Temperature Sensor Selection and Placement

Meaningful temperature measurements depend on the selection of the proper sensors and controls and the proper placement of sensors to accurately measure the targeted temperature.  For example, it was previously stated that bimetallic sensors, in most cases, ultimately sense the temperature of air around them.  This makes bimetallic sensors a good choice for measuring air temperature in a dryer.  To employ them in sensing the temperature of a liquid in a cleaning tank, however, requires that they be placed at a location where the air temperature is directly proportional to that of the temperature of the liquid to be measured.  This is not a simple task as heat must be transferred from the liquid through the wall of the vessel containing the liquid and then through the air to the sensor itself.  As we have noted before, air (or any gas) is not a good heat conductor.  As a result, a temperature measured in this way may either not reflect the actual temperature of the liquid in the tank or may result in a delayed response due to the time required for the heat to be transferred to the sensor through the tank wall and air.  Accurate measurements of liquid temperature require that the heat path from the liquid to the sensor be as short as possible giving thermocouples and resistance sensing devices an advantage when it comes to measuring liquid temperatures.  Capillary bulb type sensors can be used to measure the temperature of both liquid and air but, in the case of liquid, the capillary bulb itself should be either immersed in the liquid or bonded directly to the wall of the vessel using a suitable mechanical clamp and surrounded by a good conductor such as a highly heat-conductive epoxy.

Thermocouple Placement Illustration
In the above case of a tank with a side mounted heater and no circulation, a thermocouple at location “A” will read a higher temperature than those at “B” and “C.”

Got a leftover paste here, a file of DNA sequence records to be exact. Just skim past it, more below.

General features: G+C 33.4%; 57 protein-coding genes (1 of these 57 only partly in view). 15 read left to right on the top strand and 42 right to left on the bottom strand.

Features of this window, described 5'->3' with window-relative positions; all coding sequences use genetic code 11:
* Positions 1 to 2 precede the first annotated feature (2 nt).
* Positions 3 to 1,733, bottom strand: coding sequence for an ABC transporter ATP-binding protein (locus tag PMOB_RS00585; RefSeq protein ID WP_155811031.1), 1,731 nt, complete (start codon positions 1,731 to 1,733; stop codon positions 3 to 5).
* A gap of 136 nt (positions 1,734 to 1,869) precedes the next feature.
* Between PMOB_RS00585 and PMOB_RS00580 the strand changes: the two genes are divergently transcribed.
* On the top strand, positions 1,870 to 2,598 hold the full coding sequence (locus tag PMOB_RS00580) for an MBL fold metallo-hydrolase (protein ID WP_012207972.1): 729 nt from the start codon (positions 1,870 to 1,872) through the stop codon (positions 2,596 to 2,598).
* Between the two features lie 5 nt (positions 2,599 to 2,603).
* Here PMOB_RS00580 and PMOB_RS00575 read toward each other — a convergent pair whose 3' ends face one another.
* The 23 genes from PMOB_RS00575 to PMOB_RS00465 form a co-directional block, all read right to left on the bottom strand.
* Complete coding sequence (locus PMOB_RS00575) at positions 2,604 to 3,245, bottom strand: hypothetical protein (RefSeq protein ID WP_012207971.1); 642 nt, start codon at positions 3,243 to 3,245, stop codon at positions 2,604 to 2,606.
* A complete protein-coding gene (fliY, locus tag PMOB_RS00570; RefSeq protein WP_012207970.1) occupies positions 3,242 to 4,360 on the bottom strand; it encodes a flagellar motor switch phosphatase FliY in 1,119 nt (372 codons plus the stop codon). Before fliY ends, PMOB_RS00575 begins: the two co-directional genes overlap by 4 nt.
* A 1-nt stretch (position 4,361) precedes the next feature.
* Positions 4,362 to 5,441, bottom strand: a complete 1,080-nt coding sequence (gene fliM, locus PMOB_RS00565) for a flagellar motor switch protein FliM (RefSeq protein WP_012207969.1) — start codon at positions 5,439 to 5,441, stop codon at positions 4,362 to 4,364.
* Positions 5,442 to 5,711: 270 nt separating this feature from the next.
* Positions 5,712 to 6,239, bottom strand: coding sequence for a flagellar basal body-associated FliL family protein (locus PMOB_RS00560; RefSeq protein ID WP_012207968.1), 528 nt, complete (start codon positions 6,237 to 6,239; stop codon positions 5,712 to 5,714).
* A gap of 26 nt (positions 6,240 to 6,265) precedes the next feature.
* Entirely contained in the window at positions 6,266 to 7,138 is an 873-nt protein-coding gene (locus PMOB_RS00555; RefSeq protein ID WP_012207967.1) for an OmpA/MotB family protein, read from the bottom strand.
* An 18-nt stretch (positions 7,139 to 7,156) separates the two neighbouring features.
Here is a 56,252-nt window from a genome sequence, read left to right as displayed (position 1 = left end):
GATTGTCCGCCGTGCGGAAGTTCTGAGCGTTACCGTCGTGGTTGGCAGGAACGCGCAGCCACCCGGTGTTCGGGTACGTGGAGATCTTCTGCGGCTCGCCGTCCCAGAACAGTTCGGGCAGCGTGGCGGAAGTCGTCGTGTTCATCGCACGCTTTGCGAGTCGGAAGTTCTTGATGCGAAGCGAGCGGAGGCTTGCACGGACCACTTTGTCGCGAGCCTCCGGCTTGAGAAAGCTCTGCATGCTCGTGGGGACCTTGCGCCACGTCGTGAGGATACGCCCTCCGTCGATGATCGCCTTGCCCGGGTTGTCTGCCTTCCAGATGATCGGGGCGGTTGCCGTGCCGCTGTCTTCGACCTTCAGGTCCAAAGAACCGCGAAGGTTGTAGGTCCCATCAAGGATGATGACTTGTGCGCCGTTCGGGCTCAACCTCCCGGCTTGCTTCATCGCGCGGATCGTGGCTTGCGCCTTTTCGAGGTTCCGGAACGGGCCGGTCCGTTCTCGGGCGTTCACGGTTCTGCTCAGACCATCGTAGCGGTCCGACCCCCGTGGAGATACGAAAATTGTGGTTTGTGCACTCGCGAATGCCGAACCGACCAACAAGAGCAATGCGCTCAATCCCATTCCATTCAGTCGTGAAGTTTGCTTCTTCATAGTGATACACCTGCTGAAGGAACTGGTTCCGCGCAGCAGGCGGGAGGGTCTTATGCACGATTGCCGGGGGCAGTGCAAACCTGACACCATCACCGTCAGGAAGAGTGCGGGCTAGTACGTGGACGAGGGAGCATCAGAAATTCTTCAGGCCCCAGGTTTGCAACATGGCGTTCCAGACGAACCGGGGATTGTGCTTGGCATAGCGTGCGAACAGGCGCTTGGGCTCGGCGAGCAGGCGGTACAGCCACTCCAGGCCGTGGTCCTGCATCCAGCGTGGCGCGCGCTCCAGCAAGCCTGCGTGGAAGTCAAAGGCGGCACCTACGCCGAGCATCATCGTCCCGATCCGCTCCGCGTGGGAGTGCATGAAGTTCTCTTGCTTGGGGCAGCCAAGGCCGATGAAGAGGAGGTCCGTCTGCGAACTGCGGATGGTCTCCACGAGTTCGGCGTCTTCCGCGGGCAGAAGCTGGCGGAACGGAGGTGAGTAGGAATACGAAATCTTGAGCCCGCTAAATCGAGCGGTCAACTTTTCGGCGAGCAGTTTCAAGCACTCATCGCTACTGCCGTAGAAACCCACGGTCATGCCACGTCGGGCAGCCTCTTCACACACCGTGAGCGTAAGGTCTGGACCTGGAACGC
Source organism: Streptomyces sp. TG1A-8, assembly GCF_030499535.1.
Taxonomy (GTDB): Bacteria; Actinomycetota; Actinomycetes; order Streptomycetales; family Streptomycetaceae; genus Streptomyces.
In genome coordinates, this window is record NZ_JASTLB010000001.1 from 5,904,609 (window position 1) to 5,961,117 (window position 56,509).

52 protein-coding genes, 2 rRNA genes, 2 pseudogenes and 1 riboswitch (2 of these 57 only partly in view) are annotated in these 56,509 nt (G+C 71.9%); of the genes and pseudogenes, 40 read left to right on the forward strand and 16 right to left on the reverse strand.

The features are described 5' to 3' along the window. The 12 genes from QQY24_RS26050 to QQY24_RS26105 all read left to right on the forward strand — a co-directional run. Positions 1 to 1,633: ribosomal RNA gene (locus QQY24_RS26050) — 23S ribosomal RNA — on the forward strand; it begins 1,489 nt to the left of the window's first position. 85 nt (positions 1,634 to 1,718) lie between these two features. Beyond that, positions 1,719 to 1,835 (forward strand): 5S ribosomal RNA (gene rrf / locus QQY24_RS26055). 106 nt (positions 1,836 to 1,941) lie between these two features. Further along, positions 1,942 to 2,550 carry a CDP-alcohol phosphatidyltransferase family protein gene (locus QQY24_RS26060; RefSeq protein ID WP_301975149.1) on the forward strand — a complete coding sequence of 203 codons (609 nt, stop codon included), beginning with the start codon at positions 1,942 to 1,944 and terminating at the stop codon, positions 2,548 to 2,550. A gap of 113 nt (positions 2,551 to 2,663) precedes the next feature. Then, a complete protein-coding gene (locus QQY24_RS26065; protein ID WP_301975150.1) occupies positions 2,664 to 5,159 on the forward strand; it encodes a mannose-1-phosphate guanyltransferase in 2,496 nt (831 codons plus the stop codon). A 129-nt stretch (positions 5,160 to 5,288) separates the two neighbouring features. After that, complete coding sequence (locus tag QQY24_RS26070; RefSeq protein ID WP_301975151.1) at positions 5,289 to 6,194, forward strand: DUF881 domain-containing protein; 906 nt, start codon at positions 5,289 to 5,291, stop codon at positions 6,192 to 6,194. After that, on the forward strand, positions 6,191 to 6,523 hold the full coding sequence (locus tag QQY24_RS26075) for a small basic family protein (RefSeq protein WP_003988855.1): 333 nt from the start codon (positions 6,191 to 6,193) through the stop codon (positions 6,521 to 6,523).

Although selection of the appropriate sensor is critical, even the best sensor will not provide the needed temperature indication if the sensor is not properly positioned.  In the case of a tank with heaters mounted on a single side, for example, liquid temperature may vary by tens of degrees depending on the position of the sensor in the tank relative to the placement of the heaters and the depth of the tank.  More heaters positioned around the tank will better distribute the heat but even distributed heat will not prevent temperature stratification in a large or deep tank.  A better solution is to distribute the heat using a pump loop or propeller type immersion agitator.

It is always a good practice to verify the accuracy of temperature measurements using a reference thermometer.  Although most temperature sensors are highly reliable, it is not uncommon for them to become detached or dislocated over time in which case, of course, they are not measuring the targeted temperature.  I prefer a laboratory grade mercury bulb thermometer encased in a metal sheath as a reference.  Hand-held thermocouple or RTD devices are also useful and especially so in cases where there is no direct access to the area where temperature is to be measured.

Note – Ultrasonic vibrations have been known to have an effect on the accuracy of some temperature sensing devices.  To prevent this possibility, reference temperatures should be measured with the ultrasonic energy off in ultrasonic tanks to assure accuracy.

–  FJF  –

Leave a Reply